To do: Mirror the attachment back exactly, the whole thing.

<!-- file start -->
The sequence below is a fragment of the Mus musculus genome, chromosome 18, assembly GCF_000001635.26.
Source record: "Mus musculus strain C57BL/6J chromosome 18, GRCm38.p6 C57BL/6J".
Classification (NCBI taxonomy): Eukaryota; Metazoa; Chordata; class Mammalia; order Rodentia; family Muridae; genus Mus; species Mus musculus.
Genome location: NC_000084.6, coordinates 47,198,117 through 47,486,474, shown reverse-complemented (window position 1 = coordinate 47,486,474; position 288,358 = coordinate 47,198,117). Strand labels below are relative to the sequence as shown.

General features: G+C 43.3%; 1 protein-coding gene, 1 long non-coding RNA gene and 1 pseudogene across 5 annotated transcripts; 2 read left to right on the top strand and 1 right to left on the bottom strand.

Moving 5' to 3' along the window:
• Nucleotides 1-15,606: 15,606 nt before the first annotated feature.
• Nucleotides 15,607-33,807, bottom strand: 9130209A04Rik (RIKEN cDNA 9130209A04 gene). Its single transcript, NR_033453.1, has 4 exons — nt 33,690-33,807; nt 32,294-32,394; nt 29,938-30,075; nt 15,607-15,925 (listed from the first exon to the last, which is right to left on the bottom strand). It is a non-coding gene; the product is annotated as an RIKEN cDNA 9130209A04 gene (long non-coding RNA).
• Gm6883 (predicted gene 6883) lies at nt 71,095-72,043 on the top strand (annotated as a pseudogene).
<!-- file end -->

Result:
The sequence below is a fragment of the Mus musculus genome, chromosome 18, assembly GCF_000001635.26.
Source record: "Mus musculus strain C57BL/6J chromosome 18, GRCm38.p6 C57BL/6J".
Classification (NCBI taxonomy): Eukaryota; Metazoa; Chordata; class Mammalia; order Rodentia; family Muridae; genus Mus; species Mus musculus.
Genome location: NC_000084.6, coordinates 47,198,117 through 47,486,474, shown reverse-complemented (window position 1 = coordinate 47,486,474; position 288,358 = coordinate 47,198,117). Strand labels below are relative to the sequence as shown.

General features: G+C 43.3%; 1 protein-coding gene, 1 long non-coding RNA gene and 1 pseudogene across 5 annotated transcripts; 2 read left to right on the top strand and 1 right to left on the bottom strand.

Moving 5' to 3' along the window:
• Nucleotides 1-15,606: 15,606 nt before the first annotated feature.
• Nucleotides 15,607-33,807, bottom strand: 9130209A04Rik (RIKEN cDNA 9130209A04 gene). Its single transcript, NR_033453.1, has 4 exons — nt 33,690-33,807; nt 32,294-32,394; nt 29,938-30,075; nt 15,607-15,925 (listed from the first exon to the last, which is right to left on the bottom strand). It is a non-coding gene; the product is annotated as an RIKEN cDNA 9130209A04 gene (long non-coding RNA).
• Gm6883 (predicted gene 6883) lies at nt 71,095-72,043 on the top strand (annotated as a pseudogene).